The course of SARS-CoV-2 infection varies greatly and ranges from asymptomatic infections to lethal cases. Now, Ostendorf et al. find that common variants of APOE — a gene involved in lipid metabolism that is also linked to Alzheimer disease, atherosclerosis and cancer metastasis — could partially explain the variation in SARS-CoV-2 outcome.

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In a murine model of SARS-CoV-2 infection, infected mice that were homozygous for the human APOE alleles APOE2 or APOE4 — which are collectively present in approximately 3% of the human population — showed elevated viral loads and markedly poorer survival outcomes relative to those with the APOE3 variant. Mechanistic data suggested that the detrimental effects of APOE2 and APOE4 are caused by impaired adaptive immune responses and enhanced viral entry, as early in the course of infection, APOE2 and APOE4 mice showed depletion of major lymphoid populations and the downregulation of genes involved in T cell and B cell activation in the lungs.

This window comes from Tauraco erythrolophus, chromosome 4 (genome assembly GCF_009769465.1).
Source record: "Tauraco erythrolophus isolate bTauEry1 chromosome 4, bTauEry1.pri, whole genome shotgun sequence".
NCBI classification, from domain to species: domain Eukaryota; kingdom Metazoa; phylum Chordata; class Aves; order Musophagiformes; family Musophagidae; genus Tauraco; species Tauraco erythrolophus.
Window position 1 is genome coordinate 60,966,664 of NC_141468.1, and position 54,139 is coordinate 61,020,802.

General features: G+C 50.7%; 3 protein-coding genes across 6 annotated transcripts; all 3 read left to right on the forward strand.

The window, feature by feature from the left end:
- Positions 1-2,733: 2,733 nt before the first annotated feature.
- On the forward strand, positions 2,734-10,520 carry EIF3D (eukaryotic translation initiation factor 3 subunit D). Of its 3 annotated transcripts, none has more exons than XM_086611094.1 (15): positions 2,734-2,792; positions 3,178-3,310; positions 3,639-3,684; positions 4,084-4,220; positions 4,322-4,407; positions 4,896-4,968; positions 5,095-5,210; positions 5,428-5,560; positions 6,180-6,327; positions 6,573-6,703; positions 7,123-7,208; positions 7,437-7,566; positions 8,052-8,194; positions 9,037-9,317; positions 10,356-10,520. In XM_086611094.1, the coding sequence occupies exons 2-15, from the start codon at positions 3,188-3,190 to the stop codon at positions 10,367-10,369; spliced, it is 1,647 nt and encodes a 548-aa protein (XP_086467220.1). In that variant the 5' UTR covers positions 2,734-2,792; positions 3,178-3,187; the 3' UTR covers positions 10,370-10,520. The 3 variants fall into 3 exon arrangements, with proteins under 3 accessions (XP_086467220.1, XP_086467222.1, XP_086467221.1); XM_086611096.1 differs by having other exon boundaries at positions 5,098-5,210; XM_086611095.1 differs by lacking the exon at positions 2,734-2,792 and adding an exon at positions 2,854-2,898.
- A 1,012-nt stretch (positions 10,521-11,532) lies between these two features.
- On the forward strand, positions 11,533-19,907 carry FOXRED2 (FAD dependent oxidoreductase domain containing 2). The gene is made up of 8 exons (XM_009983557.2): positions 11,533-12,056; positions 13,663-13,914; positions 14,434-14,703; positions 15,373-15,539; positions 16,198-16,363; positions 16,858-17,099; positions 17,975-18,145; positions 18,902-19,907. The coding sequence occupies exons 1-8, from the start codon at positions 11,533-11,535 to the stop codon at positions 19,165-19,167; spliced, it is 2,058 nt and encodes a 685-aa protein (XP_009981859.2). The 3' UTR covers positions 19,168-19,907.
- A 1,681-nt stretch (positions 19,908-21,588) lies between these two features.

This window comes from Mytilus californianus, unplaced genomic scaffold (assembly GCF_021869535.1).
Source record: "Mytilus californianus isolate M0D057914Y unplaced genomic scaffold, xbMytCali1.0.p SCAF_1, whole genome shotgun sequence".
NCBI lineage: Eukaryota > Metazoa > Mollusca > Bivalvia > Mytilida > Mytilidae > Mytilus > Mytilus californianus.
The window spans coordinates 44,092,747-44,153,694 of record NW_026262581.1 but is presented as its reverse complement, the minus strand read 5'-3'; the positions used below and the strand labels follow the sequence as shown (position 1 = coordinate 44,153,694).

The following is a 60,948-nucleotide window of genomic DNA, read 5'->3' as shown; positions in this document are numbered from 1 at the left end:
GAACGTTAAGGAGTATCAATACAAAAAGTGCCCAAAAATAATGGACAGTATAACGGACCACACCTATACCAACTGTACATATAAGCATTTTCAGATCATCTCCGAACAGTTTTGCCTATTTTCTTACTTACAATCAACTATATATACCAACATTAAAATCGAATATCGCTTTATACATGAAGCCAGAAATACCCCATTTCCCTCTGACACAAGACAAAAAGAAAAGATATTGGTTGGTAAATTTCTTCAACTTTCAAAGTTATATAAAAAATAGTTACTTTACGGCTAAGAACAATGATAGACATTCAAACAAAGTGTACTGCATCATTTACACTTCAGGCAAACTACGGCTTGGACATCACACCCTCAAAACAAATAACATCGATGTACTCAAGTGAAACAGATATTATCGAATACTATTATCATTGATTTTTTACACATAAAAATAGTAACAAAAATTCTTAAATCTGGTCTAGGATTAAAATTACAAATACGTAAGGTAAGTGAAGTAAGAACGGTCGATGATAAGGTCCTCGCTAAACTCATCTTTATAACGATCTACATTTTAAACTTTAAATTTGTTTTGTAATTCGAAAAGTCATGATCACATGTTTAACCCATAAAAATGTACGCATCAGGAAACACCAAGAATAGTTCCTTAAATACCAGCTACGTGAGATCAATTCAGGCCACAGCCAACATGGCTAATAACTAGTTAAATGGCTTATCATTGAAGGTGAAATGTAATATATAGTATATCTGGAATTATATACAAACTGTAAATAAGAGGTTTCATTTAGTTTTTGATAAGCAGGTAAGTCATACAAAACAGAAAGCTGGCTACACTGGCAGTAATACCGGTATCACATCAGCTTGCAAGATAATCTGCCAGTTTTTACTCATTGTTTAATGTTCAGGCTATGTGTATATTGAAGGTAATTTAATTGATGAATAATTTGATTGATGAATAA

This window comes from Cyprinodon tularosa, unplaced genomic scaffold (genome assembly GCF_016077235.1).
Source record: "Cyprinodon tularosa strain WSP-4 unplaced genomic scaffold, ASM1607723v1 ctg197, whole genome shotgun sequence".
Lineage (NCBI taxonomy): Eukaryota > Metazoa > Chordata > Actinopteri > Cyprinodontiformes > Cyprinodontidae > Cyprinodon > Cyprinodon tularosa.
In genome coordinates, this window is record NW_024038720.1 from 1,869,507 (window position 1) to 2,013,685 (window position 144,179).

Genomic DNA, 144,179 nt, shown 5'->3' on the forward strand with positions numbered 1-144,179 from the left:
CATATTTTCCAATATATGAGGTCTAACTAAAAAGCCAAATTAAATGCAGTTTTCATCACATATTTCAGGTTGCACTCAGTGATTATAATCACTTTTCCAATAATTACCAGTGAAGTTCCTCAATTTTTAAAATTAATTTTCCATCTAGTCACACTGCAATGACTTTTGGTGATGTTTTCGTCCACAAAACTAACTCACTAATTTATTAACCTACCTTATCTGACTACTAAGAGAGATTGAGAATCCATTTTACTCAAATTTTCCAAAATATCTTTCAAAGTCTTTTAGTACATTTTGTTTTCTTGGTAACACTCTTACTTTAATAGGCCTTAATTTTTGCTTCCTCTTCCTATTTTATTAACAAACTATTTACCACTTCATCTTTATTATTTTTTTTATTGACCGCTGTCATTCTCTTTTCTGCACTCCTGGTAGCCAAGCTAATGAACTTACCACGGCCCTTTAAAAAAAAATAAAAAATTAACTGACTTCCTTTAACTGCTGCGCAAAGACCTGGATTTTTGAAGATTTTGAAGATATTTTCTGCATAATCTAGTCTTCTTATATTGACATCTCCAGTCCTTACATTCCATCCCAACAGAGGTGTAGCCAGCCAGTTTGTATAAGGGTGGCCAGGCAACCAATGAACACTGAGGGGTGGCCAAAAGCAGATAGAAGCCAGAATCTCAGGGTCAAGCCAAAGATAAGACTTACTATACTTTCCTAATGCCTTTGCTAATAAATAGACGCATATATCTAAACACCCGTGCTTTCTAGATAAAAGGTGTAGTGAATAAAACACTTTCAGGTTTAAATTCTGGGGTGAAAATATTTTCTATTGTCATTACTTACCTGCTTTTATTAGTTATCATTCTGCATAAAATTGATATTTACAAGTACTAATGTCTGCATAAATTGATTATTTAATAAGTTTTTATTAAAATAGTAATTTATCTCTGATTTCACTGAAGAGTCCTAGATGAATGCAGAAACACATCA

Analysis of human data in the UK Biobank supported a role for APOE in modulating SARS-CoV-2 risk, as individuals homozygous for the APOE4 variant showed a more than two-fold greater mortality rate over those homozygous for APOE3, and individuals homozygous for APOE2 also experienced worse survival outcomes — mirroring the mouse experimental findings. Further studies are needed to determine whether the APOE genotype could be used for risk stratification and to inform therapeutic approaches for individual patients.

Original reference: Nature (2020)